Child Diet and Household Characteristics Relate Differently to Child Development at the Beginning and the End of the Second “1000 Days” in Rural Nepal

Laurie C. Miller, Sumanta Neupane, Neena Joshi, Mahendra Lohani, Andrew Thorne-Lyman

Research output: Contribution to journalArticlepeer-review


The “second 1000 days” is a period of rapid brain growth which consolidates developmental foundations and establishes school readiness. Understanding the relation between household characteristics, child diet, and child development remains incomplete, especially in resource-poor settings where >250 million children risk not achieving their full developmental potential. Child developmental performance was assessed (Ages & Stages Questionnaire [ASQ]) at ages 2 and 5 years in a cohort of Nepali children (n = 207) whose families participated in a nutrition/livestock management+community development intervention trial. Relationships between child developmental performance and mother’s education, family wealth, child diet (animal source food [ASF] consumption, dietary diversity score [DDS]), school attendance, and intervention group were examined by adjusted linear regressions. These relationships varied at the 2 ages. At age 2 years, ASQ scores related positively to “Full Package Intervention” and negatively to “Partial Package Intervention” membership. At age 5 years, intervention group did not relate to ASQ scores. Mother’s education did not relate to developmental findings for 2-year-olds. Mother’s education, wealth, and school attendance positively predicted ASQ scores for these same children as 5-year-olds. Animal source food consumption was related to child development more strongly at age 5 than at 2 years. DDS had a less pronounced relationship to development than ASF consumption at both ages. Over this time span bracketing the second 1000 days, household characteristics and child diet related differentially to developmental performance depending on child age. Better understanding of the timing and mechanisms of these relationships is needed to effectively design interventions targeting improved child development in resource-poor settings.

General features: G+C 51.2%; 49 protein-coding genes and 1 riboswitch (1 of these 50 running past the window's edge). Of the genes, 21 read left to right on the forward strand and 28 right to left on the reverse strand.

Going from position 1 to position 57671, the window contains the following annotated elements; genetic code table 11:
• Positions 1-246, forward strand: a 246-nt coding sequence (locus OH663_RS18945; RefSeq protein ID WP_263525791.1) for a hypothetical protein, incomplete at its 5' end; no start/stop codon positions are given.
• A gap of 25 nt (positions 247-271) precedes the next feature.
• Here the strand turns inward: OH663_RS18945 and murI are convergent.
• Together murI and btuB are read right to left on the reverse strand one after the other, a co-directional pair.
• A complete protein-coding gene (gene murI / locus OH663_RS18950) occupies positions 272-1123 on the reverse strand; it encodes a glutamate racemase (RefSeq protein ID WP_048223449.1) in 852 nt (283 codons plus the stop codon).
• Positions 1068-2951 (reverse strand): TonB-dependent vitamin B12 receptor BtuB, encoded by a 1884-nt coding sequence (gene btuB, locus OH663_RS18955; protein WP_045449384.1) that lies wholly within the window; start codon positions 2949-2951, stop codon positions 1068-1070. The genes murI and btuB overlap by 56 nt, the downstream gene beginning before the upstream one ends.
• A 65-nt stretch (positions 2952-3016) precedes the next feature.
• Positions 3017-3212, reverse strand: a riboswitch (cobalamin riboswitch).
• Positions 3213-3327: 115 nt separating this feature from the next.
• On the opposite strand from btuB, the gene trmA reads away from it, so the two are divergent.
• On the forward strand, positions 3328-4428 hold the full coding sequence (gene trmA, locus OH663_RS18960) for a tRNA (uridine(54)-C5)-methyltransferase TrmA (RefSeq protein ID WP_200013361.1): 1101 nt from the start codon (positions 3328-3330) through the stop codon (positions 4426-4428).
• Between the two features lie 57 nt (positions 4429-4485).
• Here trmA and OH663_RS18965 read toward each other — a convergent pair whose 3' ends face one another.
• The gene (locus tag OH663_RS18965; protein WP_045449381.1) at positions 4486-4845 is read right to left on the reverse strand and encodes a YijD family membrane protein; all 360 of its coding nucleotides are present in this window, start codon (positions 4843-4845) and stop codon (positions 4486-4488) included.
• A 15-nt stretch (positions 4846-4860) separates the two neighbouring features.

Original languageEnglish (US)
Pages (from-to)36-54
Number of pages19
JournalFood and nutrition bulletin
Issue number1
StatePublished - Mar 2021


  • ASF consumption
  • child development
  • intervention
  • second 1000 days

ASJC Scopus subject areas

  • Food Science
  • Geography, Planning and Development
  • Nutrition and Dietetics


Dive into the research topics of 'Child Diet and Household Characteristics Relate Differently to Child Development at the Beginning and the End of the Second “1000 Days” in Rural Nepal'. Together they form a unique fingerprint.

Cite this